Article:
Use this URL to cite or link to this record in EThOS: http://ethos.bl.uk/OrderDetails.do?uin=uk.bl.ethos.659831
Title: Immunological effects of elemental diets in inflammatory bowel disease
Author: Mwantembe, Obedy
Awarding Body: University of Edinburgh
Current Institution: University of Edinburgh
Date of Award: 1993
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Abstract:
Inflammatory bowel diseases (IBD), Crohn's disease (CD) and ulcerative colitis (UC), are disorders of the gastro-intestinal system whose aetiology and pathogenesis remain unknown. It has long been known that changes in the diet can be beneficial and elemental diets (ED), devoid of polypeptide antigens, have been successfully used in the management of these conditions. Thus, the aim of this thesis was to study the role of food antigens and the effect of their withdrawal on IBD immune activity by the use of ED. Humoral immunity was studied by measuring total immunoglobulins and antibodies to: ovalbumin, B-lactoglobulin and gliadin in serum, whole gut lavage fluid (WGLF) and parotid saliva. T-cell activity was studied by measuring soluble interleukin-2 receptor in WGLF (LIL2R) and in serum (SIL2R). Macrophage activity was studied by measuring tumour necrosis factor (TNF) in WGLF and a-1 acid glycoprotein (a-1) in serum and WGLF. Comparisons were made between levels of these parameters in active and inactive IBD and healthy controls. Disease activity was quantified by measuring the concentration of immunoglobulin (Ig)G in WGLF. Patients with active IBD were prescribed ED for at least 7 days. During the course of the ED, WGLF and serum were collected prior to and after the 7th day and assayed for the above mentioned factors. There was no difference in serum immunoglobulins and antibodies between IBD patients and controls. Total IgM and IgG in WGLF were higher in active IBD than in controls. Food antibodies were also higher in CD, but not in UC patients compared with controls. However, there was no change in the level of immunoglobulins and food antibodies in serum, WGLF or parotid saliva in patients treated with ED, regardless of the outcome. LIL2R and SIL2R were higher in active IBD compared to controls. Patients with high initial LIL2R responded to ED and showed reduction of LIL2R with improvement of disease. a-1 was raised in all IBD (active and inactive) patients in both serum and WGLF compared to controls. a-1 changes in IBD patients on ED were unrelated to disease response. TNF levels werehigher in active IBD patients than in controls. Patientswith high levels did worse on ED.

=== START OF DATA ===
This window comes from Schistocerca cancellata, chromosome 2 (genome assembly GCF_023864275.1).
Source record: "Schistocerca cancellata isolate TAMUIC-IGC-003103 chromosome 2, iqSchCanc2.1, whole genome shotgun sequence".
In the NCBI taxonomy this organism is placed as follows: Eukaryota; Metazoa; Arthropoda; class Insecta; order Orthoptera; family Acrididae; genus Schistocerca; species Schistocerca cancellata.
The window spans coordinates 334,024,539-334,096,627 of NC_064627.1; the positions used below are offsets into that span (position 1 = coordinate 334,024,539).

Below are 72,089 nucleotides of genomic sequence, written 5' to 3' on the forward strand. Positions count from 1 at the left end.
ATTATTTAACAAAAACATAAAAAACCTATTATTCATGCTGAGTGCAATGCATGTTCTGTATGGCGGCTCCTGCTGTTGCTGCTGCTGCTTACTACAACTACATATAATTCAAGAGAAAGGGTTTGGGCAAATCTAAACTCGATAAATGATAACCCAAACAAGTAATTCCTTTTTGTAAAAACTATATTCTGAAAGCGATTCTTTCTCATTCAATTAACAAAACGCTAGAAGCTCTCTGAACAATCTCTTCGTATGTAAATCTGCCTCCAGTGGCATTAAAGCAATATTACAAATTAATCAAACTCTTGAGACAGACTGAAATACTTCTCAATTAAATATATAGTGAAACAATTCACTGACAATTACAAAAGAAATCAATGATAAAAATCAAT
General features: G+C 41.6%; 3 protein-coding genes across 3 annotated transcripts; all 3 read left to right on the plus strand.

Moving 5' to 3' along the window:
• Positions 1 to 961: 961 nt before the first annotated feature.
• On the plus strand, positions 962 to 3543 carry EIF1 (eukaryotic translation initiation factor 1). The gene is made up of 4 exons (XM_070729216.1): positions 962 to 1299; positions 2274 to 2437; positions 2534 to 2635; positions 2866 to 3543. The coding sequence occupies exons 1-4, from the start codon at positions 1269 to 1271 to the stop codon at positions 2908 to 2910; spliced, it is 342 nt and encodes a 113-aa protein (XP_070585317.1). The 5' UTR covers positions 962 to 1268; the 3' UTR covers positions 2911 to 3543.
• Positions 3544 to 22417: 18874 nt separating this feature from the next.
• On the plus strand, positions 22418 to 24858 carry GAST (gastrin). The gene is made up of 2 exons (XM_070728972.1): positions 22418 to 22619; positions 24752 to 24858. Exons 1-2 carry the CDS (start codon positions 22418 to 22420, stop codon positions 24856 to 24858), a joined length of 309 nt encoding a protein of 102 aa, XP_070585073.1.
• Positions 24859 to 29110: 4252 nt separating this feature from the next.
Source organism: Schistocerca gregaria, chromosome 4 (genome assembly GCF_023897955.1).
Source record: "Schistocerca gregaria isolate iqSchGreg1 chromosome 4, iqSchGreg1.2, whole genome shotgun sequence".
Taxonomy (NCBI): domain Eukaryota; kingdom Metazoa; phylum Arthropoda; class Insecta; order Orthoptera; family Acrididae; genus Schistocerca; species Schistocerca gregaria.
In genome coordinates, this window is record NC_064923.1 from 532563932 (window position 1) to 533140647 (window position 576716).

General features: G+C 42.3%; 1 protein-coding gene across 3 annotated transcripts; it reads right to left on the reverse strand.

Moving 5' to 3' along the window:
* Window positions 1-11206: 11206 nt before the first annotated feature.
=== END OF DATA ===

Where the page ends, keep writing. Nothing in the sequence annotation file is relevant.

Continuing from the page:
Supervisor: Not available Sponsor: Not available
Qualification Name: Thesis (Ph.D.) Qualification Level: Doctoral
EThOS ID: uk.bl.ethos.659831  DOI: Not available
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